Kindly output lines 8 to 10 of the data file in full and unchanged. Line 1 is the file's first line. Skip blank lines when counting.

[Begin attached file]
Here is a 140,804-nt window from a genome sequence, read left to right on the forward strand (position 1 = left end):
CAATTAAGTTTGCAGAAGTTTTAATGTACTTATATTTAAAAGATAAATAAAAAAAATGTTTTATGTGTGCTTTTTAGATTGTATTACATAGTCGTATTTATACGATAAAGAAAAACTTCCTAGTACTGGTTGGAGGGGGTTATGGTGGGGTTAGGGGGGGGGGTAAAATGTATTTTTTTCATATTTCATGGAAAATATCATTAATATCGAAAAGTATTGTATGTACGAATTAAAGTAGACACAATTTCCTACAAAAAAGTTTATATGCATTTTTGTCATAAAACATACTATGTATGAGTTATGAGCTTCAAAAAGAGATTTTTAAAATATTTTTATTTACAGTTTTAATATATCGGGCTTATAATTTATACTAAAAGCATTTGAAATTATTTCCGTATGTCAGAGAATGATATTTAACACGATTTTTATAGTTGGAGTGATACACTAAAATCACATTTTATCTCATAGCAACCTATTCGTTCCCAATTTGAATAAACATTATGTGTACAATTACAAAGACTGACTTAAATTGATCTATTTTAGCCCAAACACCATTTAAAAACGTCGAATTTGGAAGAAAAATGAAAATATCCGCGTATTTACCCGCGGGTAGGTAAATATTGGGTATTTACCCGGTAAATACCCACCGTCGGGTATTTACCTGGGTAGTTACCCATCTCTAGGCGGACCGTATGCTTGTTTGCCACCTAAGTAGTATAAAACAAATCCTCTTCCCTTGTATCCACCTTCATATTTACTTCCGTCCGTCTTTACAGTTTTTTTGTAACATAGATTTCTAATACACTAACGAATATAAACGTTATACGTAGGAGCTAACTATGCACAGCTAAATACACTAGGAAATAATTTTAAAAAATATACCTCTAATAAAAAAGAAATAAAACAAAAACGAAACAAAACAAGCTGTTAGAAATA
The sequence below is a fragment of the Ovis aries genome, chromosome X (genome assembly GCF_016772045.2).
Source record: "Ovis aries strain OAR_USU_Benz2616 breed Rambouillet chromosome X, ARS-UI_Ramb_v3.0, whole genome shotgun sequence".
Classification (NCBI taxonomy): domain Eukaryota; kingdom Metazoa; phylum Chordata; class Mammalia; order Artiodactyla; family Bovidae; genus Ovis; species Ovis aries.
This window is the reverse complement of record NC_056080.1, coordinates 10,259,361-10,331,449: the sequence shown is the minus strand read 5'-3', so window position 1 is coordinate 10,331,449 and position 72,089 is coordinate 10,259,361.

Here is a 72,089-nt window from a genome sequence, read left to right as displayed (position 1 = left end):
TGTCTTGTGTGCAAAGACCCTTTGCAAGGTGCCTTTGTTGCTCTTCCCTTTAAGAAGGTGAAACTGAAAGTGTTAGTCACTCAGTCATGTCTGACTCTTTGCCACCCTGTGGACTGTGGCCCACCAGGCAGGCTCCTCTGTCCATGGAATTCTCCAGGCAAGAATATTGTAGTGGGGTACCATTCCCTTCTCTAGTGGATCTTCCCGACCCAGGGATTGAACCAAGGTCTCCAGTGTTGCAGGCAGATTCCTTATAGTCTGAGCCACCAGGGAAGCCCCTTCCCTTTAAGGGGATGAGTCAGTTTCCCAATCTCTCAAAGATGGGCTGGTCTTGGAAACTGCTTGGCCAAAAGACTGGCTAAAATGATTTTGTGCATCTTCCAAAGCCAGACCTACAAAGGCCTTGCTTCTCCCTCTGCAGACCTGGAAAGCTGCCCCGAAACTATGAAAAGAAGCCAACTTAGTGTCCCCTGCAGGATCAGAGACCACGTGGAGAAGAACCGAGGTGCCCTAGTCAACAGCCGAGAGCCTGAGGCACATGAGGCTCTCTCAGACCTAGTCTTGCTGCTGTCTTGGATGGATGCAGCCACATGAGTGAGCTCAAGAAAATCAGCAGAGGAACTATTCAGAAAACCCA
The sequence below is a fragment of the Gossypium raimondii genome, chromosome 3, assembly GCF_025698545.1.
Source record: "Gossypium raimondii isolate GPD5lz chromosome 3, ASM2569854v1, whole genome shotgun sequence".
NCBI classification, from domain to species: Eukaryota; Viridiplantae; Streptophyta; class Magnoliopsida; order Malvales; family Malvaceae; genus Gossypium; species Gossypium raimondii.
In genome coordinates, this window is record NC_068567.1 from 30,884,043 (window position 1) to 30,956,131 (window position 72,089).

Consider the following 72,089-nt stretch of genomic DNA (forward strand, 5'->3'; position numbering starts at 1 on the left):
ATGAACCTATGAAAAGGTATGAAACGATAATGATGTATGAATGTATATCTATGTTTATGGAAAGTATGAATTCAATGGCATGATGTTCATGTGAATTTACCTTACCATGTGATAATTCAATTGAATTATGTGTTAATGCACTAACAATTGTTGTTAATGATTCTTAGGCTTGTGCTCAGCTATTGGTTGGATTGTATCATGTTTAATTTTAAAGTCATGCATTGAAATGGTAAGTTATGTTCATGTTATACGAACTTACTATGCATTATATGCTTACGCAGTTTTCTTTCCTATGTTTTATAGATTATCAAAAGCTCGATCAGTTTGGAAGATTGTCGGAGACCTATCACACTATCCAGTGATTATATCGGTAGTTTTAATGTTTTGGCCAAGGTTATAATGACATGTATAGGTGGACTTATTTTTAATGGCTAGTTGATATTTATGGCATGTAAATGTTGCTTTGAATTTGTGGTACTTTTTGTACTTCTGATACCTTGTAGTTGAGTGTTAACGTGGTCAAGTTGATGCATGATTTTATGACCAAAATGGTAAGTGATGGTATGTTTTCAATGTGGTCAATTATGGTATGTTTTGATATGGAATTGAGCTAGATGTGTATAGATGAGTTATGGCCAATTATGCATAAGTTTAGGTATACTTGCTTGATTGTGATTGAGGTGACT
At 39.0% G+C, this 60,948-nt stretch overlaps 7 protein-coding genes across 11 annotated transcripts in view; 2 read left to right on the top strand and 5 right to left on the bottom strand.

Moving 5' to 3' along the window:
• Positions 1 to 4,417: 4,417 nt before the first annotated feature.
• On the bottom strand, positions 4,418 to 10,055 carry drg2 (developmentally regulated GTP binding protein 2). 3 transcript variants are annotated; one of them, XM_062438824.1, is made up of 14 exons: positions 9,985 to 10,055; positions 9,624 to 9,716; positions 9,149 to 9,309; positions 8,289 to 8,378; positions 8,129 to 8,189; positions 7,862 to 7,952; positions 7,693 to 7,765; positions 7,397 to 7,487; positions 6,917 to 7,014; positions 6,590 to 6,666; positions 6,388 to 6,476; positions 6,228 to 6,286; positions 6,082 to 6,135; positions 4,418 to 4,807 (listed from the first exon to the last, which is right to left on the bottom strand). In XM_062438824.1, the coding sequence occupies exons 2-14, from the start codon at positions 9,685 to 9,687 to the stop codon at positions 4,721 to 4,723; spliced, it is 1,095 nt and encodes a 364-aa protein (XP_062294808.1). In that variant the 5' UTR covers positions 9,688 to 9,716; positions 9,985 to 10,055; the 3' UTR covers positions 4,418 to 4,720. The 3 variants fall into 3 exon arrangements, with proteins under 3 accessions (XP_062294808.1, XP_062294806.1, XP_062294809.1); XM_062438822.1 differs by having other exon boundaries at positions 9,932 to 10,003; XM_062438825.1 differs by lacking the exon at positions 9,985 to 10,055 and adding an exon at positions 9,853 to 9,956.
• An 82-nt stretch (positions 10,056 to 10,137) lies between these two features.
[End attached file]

TGTCTTGTGTGCAAAGACCCTTTGCAAGGTGCCTTTGTTGCTCTTCCCTTTAAGAAGGTGAAACTGAAAGTGTTAGTCACTCAGTCATGTCTGACTCTTTGCCACCCTGTGGACTGTGGCCCACCAGGCAGGCTCCTCTGTCCATGGAATTCTCCAGGCAAGAATATTGTAGTGGGGTACCATTCCCTTCTCTAGTGGATCTTCCCGACCCAGGGATTGAACCAAGGTCTCCAGTGTTGCAGGCAGATTCCTTATAGTCTGAGCCACCAGGGAAGCCCCTTCCCTTTAAGGGGATGAGTCAGTTTCCCAATCTCTCAAAGATGGGCTGGTCTTGGAAACTGCTTGGCCAAAAGACTGGCTAAAATGATTTTGTGCATCTTCCAAAGCCAGACCTACAAAGGCCTTGCTTCTCCCTCTGCAGACCTGGAAAGCTGCCCCGAAACTATGAAAAGAAGCCAACTTAGTGTCCCCTGCAGGATCAGAGACCACGTGGAGAAGAACCGAGGTGCCCTAGTCAACAGCCGAGAGCCTGAGGCACATGAGGCTCTCTCAGACCTAGTCTTGCTGCTGTCTTGGATGGATGCAGCCACATGAGTGAGCTCAAGAAAATCAGCAGAGGAACTATTCAGAAAACCCA
The sequence below is a fragment of the Gossypium raimondii genome, chromosome 3, assembly GCF_025698545.1.
Source record: "Gossypium raimondii isolate GPD5lz chromosome 3, ASM2569854v1, whole genome shotgun sequence".